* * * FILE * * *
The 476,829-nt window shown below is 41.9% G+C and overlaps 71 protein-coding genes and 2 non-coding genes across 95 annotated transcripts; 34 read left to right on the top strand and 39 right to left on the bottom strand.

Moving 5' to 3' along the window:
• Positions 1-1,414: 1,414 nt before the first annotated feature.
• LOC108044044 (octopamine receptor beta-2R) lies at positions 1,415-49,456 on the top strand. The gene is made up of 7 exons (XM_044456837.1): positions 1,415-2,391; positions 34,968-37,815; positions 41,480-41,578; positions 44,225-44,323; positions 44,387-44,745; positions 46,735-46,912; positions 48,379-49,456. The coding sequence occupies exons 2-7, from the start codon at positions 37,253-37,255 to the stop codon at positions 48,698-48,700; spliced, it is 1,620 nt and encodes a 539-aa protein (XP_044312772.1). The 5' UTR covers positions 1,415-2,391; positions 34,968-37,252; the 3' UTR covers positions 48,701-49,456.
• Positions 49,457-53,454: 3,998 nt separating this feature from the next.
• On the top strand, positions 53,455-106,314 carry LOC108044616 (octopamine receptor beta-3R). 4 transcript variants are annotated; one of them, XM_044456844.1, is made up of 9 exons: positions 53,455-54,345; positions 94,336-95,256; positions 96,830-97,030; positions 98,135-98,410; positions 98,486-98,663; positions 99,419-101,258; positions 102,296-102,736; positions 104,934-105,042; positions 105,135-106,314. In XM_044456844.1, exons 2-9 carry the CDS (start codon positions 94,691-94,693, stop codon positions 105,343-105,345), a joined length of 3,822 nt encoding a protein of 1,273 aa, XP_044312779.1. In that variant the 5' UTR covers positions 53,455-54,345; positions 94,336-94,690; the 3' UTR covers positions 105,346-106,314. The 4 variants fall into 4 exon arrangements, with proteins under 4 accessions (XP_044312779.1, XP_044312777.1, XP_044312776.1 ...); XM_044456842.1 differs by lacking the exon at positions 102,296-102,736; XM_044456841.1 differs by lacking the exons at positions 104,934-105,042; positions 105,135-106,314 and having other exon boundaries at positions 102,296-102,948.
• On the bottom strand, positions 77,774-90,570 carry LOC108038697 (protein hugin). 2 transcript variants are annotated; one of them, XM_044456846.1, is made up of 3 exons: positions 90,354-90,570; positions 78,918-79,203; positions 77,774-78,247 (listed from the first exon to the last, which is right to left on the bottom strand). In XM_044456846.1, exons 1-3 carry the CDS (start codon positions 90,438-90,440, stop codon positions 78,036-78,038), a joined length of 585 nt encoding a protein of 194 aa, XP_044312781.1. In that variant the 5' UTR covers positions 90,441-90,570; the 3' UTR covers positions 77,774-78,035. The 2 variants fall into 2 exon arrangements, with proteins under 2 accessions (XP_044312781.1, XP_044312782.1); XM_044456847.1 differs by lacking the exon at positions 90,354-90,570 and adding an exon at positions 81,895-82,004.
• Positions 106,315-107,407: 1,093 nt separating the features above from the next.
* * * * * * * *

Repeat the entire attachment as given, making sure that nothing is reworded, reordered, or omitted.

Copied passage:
The 476,829-nt window shown below is 41.9% G+C and overlaps 71 protein-coding genes and 2 non-coding genes across 95 annotated transcripts; 34 read left to right on the top strand and 39 right to left on the bottom strand.

Moving 5' to 3' along the window:
• Positions 1-1,414: 1,414 nt before the first annotated feature.
• LOC108044044 (octopamine receptor beta-2R) lies at positions 1,415-49,456 on the top strand. The gene is made up of 7 exons (XM_044456837.1): positions 1,415-2,391; positions 34,968-37,815; positions 41,480-41,578; positions 44,225-44,323; positions 44,387-44,745; positions 46,735-46,912; positions 48,379-49,456. The coding sequence occupies exons 2-7, from the start codon at positions 37,253-37,255 to the stop codon at positions 48,698-48,700; spliced, it is 1,620 nt and encodes a 539-aa protein (XP_044312772.1). The 5' UTR covers positions 1,415-2,391; positions 34,968-37,252; the 3' UTR covers positions 48,701-49,456.
• Positions 49,457-53,454: 3,998 nt separating this feature from the next.
• On the top strand, positions 53,455-106,314 carry LOC108044616 (octopamine receptor beta-3R). 4 transcript variants are annotated; one of them, XM_044456844.1, is made up of 9 exons: positions 53,455-54,345; positions 94,336-95,256; positions 96,830-97,030; positions 98,135-98,410; positions 98,486-98,663; positions 99,419-101,258; positions 102,296-102,736; positions 104,934-105,042; positions 105,135-106,314. In XM_044456844.1, exons 2-9 carry the CDS (start codon positions 94,691-94,693, stop codon positions 105,343-105,345), a joined length of 3,822 nt encoding a protein of 1,273 aa, XP_044312779.1. In that variant the 5' UTR covers positions 53,455-54,345; positions 94,336-94,690; the 3' UTR covers positions 105,346-106,314. The 4 variants fall into 4 exon arrangements, with proteins under 4 accessions (XP_044312779.1, XP_044312777.1, XP_044312776.1 ...); XM_044456842.1 differs by lacking the exon at positions 102,296-102,736; XM_044456841.1 differs by lacking the exons at positions 104,934-105,042; positions 105,135-106,314 and having other exon boundaries at positions 102,296-102,948.
• On the bottom strand, positions 77,774-90,570 carry LOC108038697 (protein hugin). 2 transcript variants are annotated; one of them, XM_044456846.1, is made up of 3 exons: positions 90,354-90,570; positions 78,918-79,203; positions 77,774-78,247 (listed from the first exon to the last, which is right to left on the bottom strand). In XM_044456846.1, exons 1-3 carry the CDS (start codon positions 90,438-90,440, stop codon positions 78,036-78,038), a joined length of 585 nt encoding a protein of 194 aa, XP_044312781.1. In that variant the 5' UTR covers positions 90,441-90,570; the 3' UTR covers positions 77,774-78,035. The 2 variants fall into 2 exon arrangements, with proteins under 2 accessions (XP_044312781.1, XP_044312782.1); XM_044456847.1 differs by lacking the exon at positions 90,354-90,570 and adding an exon at positions 81,895-82,004.
• Positions 106,315-107,407: 1,093 nt separating the features above from the next.